Metric AGO ABK MBI
05 P/E 8.9 9.4 9.2
P/B 0.88 1.40 1.08
Thus, AGO trades at a 4% P/E discount and a 18% P/B discount to its nearest comp, who happens to be under a regulatory cloud.
Key Catalyst: AGO is seeking to be upgraded from “Aa1” to "Aaa" by Moody's on its direct insurance subsidiary, AGC. Most of the restructuring has been geared towards achieving an upgrade. S&P gave AGC its top rating of “AAA” and last week it garnered Fitch’s top rating of ‘AAA’. The other AGO insurance subs have lower ratings because the business that they write is less ratings sensitive and doesn’t justify locking up additional capital.
Indications are that AGO has the capital, product mix, investment portfolio and underwriting discipline that merit a higher rating. Given the exclusivity of a Moody's "Aaa" rating, the agency is not in a rush to let new members into this club. The CEO, Dominic Frederico, noted that even getting the "under review with negative implication" removed from the rating would help because counterparties price as if their rating was actually lower. An upgrade to "Aaa" would be a big boost in competing for muni deals because the lower rating makes them uncompetitive with regard to ABK and MBI. Muni deals represent 40% of the FG market and AGO's competes only on the scraps representing 1% to 2% of the market. Thus, they are effectively shut out of 38% of the FG market.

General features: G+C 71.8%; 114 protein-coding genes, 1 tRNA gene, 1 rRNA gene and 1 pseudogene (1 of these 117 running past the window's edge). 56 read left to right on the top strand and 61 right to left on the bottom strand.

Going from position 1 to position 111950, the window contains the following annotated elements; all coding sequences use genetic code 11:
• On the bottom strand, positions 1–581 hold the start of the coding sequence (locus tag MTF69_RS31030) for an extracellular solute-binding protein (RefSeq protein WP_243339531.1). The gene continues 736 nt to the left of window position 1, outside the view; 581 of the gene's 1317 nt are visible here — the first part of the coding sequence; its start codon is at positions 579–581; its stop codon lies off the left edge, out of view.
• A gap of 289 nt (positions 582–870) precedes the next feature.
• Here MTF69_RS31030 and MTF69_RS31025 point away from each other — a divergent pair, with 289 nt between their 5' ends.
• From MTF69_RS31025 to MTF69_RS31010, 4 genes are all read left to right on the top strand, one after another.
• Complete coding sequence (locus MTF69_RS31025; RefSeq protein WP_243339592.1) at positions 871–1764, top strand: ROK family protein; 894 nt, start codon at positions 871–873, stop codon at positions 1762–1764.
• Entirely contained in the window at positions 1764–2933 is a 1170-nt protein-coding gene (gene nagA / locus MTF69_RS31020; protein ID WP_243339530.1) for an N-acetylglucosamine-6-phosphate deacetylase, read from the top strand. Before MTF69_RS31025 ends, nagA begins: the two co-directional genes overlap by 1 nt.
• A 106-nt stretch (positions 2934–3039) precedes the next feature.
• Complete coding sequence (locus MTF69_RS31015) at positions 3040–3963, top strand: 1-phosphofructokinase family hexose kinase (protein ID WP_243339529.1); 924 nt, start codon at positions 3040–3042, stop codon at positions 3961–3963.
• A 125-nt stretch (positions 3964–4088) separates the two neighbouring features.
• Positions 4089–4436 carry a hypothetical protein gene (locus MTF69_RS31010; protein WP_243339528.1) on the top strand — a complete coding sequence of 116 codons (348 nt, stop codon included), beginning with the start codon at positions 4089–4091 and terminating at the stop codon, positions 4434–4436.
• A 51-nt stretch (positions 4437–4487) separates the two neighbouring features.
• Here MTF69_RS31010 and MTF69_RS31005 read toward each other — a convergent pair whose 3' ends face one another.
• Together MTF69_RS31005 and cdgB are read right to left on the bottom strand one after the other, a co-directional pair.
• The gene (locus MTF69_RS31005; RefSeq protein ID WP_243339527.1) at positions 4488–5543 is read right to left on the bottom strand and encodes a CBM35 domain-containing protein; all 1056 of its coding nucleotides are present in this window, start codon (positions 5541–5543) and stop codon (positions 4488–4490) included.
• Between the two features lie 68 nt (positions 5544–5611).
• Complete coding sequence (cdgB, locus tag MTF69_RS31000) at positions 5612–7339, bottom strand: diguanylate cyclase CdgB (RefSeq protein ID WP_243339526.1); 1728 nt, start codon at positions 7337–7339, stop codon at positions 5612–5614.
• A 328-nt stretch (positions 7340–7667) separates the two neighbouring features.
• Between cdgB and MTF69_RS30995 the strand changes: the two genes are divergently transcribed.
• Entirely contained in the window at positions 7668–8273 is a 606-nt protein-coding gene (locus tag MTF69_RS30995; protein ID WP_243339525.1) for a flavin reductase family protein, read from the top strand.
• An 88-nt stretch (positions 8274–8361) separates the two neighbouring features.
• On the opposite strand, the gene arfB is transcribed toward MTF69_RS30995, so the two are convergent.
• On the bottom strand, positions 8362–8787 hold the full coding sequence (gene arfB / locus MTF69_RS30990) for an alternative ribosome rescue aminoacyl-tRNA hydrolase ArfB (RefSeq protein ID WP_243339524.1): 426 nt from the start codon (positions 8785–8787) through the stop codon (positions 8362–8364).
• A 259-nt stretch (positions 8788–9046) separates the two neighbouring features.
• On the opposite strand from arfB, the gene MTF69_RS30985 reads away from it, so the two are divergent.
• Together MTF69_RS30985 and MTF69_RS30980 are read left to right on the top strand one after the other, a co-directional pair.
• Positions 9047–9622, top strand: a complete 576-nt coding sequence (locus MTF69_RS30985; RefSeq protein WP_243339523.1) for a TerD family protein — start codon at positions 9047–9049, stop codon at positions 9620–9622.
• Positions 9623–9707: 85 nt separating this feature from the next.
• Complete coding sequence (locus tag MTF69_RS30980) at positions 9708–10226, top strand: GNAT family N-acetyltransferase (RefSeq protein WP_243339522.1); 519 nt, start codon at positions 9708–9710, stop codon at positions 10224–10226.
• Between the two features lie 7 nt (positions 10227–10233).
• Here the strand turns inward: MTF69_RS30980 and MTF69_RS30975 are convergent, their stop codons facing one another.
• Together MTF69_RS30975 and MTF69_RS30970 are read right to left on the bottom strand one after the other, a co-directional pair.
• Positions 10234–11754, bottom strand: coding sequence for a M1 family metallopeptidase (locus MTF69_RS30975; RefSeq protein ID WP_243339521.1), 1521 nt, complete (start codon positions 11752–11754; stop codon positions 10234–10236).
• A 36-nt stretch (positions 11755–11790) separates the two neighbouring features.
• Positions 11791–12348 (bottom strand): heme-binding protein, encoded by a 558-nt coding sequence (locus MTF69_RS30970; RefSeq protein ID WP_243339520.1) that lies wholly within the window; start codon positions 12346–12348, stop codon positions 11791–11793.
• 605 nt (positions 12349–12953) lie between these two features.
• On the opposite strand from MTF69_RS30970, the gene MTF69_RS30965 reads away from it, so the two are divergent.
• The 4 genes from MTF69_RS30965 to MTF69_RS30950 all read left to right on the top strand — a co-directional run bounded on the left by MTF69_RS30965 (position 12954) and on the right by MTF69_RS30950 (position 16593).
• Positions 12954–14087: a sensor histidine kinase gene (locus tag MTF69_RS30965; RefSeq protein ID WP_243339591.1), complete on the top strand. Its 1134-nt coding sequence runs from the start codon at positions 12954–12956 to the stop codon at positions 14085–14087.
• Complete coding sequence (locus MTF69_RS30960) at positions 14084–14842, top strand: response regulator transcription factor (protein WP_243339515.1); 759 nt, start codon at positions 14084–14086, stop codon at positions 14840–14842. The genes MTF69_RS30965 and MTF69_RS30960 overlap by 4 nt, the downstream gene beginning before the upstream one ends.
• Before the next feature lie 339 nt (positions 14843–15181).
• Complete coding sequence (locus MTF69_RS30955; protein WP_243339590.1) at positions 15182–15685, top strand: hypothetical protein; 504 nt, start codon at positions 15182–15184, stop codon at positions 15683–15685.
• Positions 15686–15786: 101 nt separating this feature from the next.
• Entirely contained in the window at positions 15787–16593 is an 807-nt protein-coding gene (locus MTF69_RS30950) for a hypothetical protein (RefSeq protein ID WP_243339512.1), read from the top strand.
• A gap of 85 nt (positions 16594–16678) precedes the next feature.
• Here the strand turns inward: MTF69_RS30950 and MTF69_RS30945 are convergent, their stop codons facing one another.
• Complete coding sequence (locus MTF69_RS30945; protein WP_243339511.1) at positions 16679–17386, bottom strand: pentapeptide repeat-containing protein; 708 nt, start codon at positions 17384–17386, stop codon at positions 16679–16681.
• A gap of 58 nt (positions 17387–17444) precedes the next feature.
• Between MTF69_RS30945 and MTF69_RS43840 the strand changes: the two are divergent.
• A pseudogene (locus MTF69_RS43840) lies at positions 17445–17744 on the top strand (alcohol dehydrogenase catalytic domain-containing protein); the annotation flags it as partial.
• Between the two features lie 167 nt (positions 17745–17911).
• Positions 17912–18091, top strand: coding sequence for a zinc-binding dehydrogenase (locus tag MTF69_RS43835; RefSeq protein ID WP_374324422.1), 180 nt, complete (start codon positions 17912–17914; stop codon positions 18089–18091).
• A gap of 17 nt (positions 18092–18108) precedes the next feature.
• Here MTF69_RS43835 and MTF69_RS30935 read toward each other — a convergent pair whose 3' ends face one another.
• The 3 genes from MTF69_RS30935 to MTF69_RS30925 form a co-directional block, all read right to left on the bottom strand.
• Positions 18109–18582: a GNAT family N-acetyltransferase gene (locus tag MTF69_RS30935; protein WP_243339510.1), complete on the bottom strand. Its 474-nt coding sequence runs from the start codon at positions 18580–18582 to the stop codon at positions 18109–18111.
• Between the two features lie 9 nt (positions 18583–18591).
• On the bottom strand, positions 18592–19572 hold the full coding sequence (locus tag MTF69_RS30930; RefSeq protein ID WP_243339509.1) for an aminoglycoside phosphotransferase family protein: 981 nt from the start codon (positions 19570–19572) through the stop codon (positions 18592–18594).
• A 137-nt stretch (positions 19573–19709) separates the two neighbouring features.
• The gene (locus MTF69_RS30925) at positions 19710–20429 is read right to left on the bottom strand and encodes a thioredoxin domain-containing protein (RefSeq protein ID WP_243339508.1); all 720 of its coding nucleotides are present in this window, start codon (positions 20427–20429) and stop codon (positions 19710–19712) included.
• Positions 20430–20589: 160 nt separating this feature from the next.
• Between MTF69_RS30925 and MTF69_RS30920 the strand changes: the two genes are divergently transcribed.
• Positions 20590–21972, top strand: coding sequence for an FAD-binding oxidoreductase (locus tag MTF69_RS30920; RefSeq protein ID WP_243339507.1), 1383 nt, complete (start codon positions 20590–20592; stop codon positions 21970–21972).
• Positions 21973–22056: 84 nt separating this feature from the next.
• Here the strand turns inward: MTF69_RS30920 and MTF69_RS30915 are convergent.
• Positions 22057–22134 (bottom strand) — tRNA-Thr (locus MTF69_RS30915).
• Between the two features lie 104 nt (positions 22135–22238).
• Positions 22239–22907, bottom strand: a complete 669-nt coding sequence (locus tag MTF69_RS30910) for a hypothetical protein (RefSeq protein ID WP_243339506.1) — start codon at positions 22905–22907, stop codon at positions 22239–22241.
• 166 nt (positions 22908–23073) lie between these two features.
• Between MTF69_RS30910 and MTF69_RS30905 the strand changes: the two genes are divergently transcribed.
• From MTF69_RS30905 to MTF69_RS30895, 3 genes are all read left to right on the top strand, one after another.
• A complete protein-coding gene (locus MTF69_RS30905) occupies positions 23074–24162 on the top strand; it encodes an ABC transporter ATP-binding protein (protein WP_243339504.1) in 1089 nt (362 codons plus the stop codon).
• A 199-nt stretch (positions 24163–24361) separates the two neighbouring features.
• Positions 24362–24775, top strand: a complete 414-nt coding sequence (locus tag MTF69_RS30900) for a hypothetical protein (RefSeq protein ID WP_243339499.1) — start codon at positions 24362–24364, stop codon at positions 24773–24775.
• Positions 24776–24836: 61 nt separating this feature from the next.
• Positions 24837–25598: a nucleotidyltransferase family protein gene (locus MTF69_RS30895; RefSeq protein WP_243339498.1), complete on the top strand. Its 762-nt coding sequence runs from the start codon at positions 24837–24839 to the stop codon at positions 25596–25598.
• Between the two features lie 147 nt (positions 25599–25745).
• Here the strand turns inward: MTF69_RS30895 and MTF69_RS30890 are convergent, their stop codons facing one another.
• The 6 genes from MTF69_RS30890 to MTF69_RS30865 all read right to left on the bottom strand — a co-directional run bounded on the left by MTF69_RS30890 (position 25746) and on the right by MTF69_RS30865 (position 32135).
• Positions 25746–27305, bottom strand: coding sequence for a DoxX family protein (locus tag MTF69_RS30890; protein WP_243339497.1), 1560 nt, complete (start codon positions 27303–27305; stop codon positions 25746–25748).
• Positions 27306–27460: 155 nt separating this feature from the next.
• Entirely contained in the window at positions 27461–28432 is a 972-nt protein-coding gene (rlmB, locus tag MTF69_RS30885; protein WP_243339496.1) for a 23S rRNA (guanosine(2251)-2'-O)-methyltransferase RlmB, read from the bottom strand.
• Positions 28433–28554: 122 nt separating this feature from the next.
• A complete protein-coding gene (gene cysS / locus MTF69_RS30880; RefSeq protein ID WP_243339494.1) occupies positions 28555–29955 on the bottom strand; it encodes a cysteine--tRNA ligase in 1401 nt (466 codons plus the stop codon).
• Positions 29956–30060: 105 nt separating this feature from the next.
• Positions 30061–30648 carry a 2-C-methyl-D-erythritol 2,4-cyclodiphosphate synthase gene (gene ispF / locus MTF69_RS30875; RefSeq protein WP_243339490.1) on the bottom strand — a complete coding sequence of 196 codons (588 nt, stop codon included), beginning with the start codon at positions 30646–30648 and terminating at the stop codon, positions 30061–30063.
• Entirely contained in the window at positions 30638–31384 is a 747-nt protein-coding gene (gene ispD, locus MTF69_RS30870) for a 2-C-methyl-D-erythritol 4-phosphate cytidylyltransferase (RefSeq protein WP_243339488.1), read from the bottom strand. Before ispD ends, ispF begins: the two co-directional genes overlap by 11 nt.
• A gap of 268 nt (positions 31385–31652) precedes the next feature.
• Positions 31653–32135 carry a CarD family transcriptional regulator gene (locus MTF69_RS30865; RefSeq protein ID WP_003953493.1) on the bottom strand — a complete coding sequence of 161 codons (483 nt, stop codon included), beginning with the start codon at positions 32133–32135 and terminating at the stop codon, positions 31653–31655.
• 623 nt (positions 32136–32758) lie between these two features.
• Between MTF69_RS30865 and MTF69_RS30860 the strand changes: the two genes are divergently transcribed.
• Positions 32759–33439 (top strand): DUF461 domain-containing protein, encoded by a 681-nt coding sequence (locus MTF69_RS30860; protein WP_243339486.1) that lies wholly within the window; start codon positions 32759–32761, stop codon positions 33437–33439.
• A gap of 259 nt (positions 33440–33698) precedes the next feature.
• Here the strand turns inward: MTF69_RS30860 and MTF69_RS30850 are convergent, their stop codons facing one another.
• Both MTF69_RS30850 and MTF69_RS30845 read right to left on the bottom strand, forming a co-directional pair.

The one place that they are not shut out is reinsurance. They are the largest reinsurer of FG business, both in terms of market share and financial size. There are only four other FG reinsurers of note, and none offer the capacity that AGO does. This is good to know because reinsurance is 2/3 of their business.
The company has really tried to be open and transparent to investors. Their web site contains lots of information and their VP of IR, Sabra Purtill, knows the business and responds quickly to questions. For die-hard insurance junkies, their statutory (!) filings are at:
Regulatory: Since the NY A.G. started investigating the insurance industry last October, there has been market concern behind every insurer. AGO is relatively clean. They have no finite-risk, no finite reinsurance, and no retroactive reinsurance. There are no contingent commission worries as they are direct writers.
Earnings Estimates: First Call has 2005 EPS at $2.01 and 2006 EPS at $2.29. A partial multiple expansion to a forward 10 P/E would provide 25% return within the next year. With an upgrade and a more benign credit quality outlook, AGO could trade to a 11-12 P/E multiple range that ABK and MBI have averaged.
- They are not upgraded
- Structured financing deals decrease dramatically
- Increase in credit defaults
- Ratings upgrade from Moody’s
- Growth into other markets
- Margin of safety with valuations
- Core reinsurance business is solid